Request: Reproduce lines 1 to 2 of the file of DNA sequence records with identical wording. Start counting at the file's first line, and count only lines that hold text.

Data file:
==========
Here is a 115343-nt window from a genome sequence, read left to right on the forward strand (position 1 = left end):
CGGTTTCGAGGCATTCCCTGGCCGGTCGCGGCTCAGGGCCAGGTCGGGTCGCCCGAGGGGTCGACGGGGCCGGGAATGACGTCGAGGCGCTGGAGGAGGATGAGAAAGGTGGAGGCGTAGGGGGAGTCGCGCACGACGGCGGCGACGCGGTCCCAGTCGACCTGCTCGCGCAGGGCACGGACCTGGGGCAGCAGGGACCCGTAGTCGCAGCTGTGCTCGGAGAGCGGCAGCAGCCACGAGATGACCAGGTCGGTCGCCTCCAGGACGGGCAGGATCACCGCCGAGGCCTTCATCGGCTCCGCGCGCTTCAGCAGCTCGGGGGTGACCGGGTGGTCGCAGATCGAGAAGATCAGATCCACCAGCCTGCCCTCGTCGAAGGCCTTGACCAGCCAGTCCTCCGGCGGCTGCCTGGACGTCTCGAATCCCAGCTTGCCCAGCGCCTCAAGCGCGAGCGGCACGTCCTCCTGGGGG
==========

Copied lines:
Here is a 115343-nt window from a genome sequence, read left to right on the forward strand (position 1 = left end):
CGGTTTCGAGGCATTCCCTGGCCGGTCGCGGCTCAGGGCCAGGTCGGGTCGCCCGAGGGGTCGACGGGGCCGGGAATGACGTCGAGGCGCTGGAGGAGGATGAGAAAGGTGGAGGCGTAGGGGGAGTCGCGCACGACGGCGGCGACGCGGTCCCAGTCGACCTGCTCGCGCAGGGCACGGACCTGGGGCAGCAGGGACCCGTAGTCGCAGCTGTGCTCGGAGAGCGGCAGCAGCCACGAGATGACCAGGTCGGTCGCCTCCAGGACGGGCAGGATCACCGCCGAGGCCTTCATCGGCTCCGCGCGCTTCAGCAGCTCGGGGGTGACCGGGTGGTCGCAGATCGAGAAGATCAGATCCACCAGCCTGCCCTCGTCGAAGGCCTTGACCAGCCAGTCCTCCGGCGGCTGCCTGGACGTCTCGAATCCCAGCTTGCCCAGCGCCTCAAGCGCGAGCGGCACGTCCTCCTGGGGG